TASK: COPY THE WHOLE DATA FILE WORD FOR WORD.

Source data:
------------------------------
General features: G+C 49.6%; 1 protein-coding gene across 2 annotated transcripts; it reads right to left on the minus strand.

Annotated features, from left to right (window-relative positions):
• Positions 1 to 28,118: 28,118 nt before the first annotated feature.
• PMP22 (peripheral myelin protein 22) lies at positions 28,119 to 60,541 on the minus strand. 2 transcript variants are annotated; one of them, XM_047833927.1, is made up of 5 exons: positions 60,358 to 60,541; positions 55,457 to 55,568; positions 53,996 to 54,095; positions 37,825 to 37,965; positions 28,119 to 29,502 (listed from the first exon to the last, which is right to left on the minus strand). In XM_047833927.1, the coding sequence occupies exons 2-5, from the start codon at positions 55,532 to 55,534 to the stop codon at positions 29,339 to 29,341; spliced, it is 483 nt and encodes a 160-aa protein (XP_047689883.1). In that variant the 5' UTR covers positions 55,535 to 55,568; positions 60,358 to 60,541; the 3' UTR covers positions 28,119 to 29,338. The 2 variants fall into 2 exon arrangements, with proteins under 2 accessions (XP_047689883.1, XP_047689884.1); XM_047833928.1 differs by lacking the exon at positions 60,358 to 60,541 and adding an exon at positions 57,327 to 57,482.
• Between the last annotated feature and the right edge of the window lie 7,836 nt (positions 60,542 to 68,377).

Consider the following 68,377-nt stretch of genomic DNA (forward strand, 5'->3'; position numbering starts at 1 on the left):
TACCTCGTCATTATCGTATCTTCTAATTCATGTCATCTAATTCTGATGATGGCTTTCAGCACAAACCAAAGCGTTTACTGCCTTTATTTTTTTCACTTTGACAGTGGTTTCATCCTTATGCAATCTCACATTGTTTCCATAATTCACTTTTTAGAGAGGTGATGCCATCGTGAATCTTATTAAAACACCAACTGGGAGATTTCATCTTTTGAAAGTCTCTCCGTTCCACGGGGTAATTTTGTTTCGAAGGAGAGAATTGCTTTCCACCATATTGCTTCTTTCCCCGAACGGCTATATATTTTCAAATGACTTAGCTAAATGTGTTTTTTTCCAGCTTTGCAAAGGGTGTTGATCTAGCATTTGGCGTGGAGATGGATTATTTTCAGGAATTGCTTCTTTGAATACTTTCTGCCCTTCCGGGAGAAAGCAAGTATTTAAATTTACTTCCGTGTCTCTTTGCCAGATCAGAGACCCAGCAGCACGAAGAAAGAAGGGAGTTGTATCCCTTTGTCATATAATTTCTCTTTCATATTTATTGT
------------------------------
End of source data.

General features: G+C 49.6%; 1 protein-coding gene across 2 annotated transcripts; it reads right to left on the minus strand.

Annotated features, from left to right (window-relative positions):
• Positions 1 to 28,118: 28,118 nt before the first annotated feature.
• PMP22 (peripheral myelin protein 22) lies at positions 28,119 to 60,541 on the minus strand. 2 transcript variants are annotated; one of them, XM_047833927.1, is made up of 5 exons: positions 60,358 to 60,541; positions 55,457 to 55,568; positions 53,996 to 54,095; positions 37,825 to 37,965; positions 28,119 to 29,502 (listed from the first exon to the last, which is right to left on the minus strand). In XM_047833927.1, the coding sequence occupies exons 2-5, from the start codon at positions 55,532 to 55,534 to the stop codon at positions 29,339 to 29,341; spliced, it is 483 nt and encodes a 160-aa protein (XP_047689883.1). In that variant the 5' UTR covers positions 55,535 to 55,568; positions 60,358 to 60,541; the 3' UTR covers positions 28,119 to 29,338. The 2 variants fall into 2 exon arrangements, with proteins under 2 accessions (XP_047689883.1, XP_047689884.1); XM_047833928.1 differs by lacking the exon at positions 60,358 to 60,541 and adding an exon at positions 57,327 to 57,482.
• Between the last annotated feature and the right edge of the window lie 7,836 nt (positions 60,542 to 68,377).

Consider the following 68,377-nt stretch of genomic DNA (forward strand, 5'->3'; position numbering starts at 1 on the left):
TACCTCGTCATTATCGTATCTTCTAATTCATGTCATCTAATTCTGATGATGGCTTTCAGCACAAACCAAAGCGTTTACTGCCTTTATTTTTTTCACTTTGACAGTGGTTTCATCCTTATGCAATCTCACATTGTTTCCATAATTCACTTTTTAGAGAGGTGATGCCATCGTGAATCTTATTAAAACACCAACTGGGAGATTTCATCTTTTGAAAGTCTCTCCGTTCCACGGGGTAATTTTGTTTCGAAGGAGAGAATTGCTTTCCACCATATTGCTTCTTTCCCCGAACGGCTATATATTTTCAAATGACTTAGCTAAATGTGTTTTTTTCCAGCTTTGCAAAGGGTGTTGATCTAGCATTTGGCGTGGAGATGGATTATTTTCAGGAATTGCTTCTTTGAATACTTTCTGCCCTTCCGGGAGAAAGCAAGTATTTAAATTTACTTCCGTGTCTCTTTGCCAGATCAGAGACCCAGCAGCACGAAGAAAGAAGGGAGTTGTATCCCTTTGTCATATAATTTCTCTTTCATATTTATTGT